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Fred Serieix

Fred Serieix
Fred's outfit was chosen to complement his Baillie of Polkemmet Tartan kilt - with links to his French Heritage it was the perfect choice. The blue velvet Regulation Doublet and Vest proved a perfect match.


Why we chose this outfit for Fred

The tartan selected for Fred was decided due it’s historical French tradition! (Baillie of Polkemmet Tartan Old French: Bailli) This is certainly something which is not normally associated with Scottish tartans and took a bit of research for accuracy and authenticity. We selected a blue velvet Regulation Doublet jacket as it highlighted the stunning blue within Fred’s tartan. A blue bow tie was also added to Fred’s outfit, as this was to offer a difference to Gordon and allow Fred’s outfit to stand out. As both Gordon and Gino had a matching tartan fly plaid, we decided this addition would be required to complete Fred’s outfit, and again add a formal but dramatic aspect to his outfit.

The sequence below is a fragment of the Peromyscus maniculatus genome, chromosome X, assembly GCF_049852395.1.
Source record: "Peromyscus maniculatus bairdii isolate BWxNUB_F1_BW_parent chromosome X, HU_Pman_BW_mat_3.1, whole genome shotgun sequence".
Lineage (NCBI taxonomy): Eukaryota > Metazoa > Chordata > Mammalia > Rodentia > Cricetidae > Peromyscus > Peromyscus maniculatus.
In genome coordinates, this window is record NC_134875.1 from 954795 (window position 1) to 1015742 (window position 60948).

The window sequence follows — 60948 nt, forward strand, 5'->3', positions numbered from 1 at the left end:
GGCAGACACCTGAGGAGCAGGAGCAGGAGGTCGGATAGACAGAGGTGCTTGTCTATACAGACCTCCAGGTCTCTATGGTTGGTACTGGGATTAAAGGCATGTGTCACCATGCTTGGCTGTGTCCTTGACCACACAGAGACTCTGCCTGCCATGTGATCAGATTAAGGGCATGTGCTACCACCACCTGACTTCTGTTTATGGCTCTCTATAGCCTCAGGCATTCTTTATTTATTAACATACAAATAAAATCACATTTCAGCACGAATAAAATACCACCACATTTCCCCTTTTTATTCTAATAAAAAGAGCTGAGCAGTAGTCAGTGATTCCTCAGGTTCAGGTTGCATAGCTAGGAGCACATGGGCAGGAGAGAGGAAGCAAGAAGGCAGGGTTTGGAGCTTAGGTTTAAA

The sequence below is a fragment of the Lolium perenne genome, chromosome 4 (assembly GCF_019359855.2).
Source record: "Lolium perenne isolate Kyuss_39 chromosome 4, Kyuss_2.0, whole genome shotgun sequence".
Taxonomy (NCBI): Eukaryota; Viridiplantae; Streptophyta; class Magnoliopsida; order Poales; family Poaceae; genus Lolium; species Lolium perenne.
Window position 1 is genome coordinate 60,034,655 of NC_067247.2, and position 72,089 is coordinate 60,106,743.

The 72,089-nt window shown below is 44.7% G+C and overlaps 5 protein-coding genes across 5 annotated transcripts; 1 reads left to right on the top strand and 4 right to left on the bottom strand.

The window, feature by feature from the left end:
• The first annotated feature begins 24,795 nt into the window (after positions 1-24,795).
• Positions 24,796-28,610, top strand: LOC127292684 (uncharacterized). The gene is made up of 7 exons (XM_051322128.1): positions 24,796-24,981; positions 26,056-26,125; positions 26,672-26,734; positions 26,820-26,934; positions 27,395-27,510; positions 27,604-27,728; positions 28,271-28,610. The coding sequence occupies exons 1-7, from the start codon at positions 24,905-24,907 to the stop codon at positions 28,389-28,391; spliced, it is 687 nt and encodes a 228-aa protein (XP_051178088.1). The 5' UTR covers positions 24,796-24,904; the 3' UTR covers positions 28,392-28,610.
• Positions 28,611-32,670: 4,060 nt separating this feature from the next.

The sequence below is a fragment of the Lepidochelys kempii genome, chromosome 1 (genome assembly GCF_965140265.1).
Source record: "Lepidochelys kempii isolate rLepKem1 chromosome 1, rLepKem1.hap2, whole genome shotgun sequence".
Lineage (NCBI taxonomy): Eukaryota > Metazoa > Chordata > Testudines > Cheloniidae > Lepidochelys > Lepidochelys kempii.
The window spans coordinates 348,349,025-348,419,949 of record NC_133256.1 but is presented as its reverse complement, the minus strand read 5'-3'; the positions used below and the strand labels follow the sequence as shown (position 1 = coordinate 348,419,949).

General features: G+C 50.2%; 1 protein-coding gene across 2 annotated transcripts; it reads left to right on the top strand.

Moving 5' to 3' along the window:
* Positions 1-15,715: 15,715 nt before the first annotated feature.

As Fred’s kilt has quite a strong white line running within the fabric, you could only add the whitest sporran to complement the overall look! We decided the best option was a white mink sporran, which looks fantastic. On speaking with Fred, he particularly enjoyed wearing his kilt outfit and couldn’t believe the connection to his home country of France.  He also mentioned that he felt he looked more striking than Gordon and Gino!


The Baillie of Polkemmet Tartan

Baillie of Polkemmet Tartan Old French: Bailli

Badge:Eight pointed star out of a cloud

Latin Motto:In caligine lucit (It shines in the dark)

The name probably derived from the French Baillie meaning bailiff or steward which in Scotland would be sheriff. It could come from the place in Lanarkshire call Bailey. It is first recorded in Lothian in 1311. It is not a clan in the highland sense but is an old lowland family. Polkmmet was purchased by a family of Baillies in 1620. It ia now a country park at Whiburn West Lothian.The tartan was designed by Mr A.W. Geddes of Messrs William Anderson of Edinburgh (now Kinloch Anderson) in 1937.

Baillie of Polkemmet Tartan